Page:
raceAhead: Why You Need to Understand Black Lives Matters

July 14, 2016, 1:11 PM UTC


Last week, ethnographer and writer Christina Xu, and a growing cadre of friends from around the world, exemplified what it means to be an ally. They also gave us an extraordinary opportunity to look at the world through another culture’s eyes.

It started with a simple tweet.


Asian-Americans who support BLM, we need to get ahead of our community organizing another pro-Liang rally. Talk to your families today.


Xu, along with other young Asian-American activists, created a crowd-sourced letter on Google docs, specifically designed to help explain their support for the Black Lives Matter movement in a way that would be culturally relevant to their families – many of which are anchored by immigrant elders with wrenching experiences of racism of their own.


Mom, Dad, Uncle, Auntie, Grandfather, Grandmother:

We need to talk.

You may not have grown up around people who are Black, but I have. Black people are a fundamental part of my life: they are my friends, my classmates and teammates, my roommates, my family. Today, I’m scared for them.


Xu was particularly concerned that the impulse to support the officer who shot Philando Castile – and who had been initially identified by Castile’s girlfriend, Diamond Reynolds, as “Chinese,” -would spark public divisions within the Asian community.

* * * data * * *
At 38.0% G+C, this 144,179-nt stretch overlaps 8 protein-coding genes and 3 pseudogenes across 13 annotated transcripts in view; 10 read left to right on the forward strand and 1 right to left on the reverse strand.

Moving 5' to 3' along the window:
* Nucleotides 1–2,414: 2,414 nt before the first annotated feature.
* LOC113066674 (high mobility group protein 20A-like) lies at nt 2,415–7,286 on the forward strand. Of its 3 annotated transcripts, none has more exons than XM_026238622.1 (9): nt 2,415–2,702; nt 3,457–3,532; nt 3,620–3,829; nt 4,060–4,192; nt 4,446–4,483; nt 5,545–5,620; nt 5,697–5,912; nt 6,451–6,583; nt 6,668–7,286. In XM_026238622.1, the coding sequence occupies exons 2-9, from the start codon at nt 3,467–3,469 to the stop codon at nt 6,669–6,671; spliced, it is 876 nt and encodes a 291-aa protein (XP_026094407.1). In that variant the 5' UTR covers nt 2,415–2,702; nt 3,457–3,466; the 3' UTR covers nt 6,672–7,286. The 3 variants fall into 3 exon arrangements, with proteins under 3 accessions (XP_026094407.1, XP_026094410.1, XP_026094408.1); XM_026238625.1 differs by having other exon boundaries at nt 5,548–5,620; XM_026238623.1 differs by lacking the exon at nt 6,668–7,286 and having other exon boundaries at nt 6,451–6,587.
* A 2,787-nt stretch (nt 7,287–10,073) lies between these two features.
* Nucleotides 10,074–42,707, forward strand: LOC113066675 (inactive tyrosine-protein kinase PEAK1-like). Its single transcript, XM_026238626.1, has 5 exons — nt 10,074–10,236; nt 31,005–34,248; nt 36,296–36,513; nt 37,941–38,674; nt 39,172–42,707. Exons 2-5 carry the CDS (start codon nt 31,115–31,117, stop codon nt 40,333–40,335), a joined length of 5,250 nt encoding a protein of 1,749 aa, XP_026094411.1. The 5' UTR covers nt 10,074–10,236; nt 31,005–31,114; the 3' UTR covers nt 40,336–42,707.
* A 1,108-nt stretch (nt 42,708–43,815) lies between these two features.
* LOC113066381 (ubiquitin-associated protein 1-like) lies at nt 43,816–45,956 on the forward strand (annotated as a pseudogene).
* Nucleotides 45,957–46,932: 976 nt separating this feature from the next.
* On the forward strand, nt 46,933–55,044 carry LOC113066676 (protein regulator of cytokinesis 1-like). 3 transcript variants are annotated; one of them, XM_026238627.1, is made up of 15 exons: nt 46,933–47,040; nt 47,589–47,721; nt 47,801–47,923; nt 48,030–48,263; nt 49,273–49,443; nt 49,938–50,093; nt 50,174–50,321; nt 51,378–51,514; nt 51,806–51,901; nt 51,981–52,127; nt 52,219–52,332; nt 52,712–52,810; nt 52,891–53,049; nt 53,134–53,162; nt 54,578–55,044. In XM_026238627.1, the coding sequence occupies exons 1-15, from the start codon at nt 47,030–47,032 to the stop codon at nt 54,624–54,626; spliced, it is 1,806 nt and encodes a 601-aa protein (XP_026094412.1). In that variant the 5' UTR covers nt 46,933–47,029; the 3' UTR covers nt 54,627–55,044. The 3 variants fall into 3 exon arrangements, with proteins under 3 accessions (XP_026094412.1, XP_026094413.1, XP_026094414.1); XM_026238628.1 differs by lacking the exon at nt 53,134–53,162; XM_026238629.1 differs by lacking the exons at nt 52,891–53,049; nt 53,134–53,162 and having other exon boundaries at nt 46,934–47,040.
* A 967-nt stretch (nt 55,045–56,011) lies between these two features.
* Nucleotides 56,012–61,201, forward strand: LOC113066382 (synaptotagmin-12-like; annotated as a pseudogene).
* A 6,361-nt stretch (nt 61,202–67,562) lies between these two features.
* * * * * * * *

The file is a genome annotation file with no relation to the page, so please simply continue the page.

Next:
It’s happened before. After Peter Liang, a young NYPD officer shot and killed an African American man, Akai Gurley, many Asian American supporters rallied to his side. The result was confusion and inter-generational conflict.

Xu put out a call for help translating the letter into all relevant native languages, so it would better received by the loved ones reading it.

Within the first 24 hours, hundreds of people accessed the open Google document to edit, check facts, translate and make suggestions. There was only one troll. “What internet sorcery is this?” Xu joked.

The letter did an extraordinary job in many areas. First, the authors used facts about black people and the police to help make their case. Second, they made sure to specifically acknowledge the experiences of their relatives, and asked them to consider how that experience is related to, but different from, the systemic racism that black Americans face. And finally, it emphasized love and gratitude for the lives they’ve been allowed to live because of the earlier sacrifices made on their behalf.

Heartwarming yes. But there is real research to suggest that this approach will actually make a huge difference.

For more, click here.


Share your stories: raceAhead@newsletters.fortune.com

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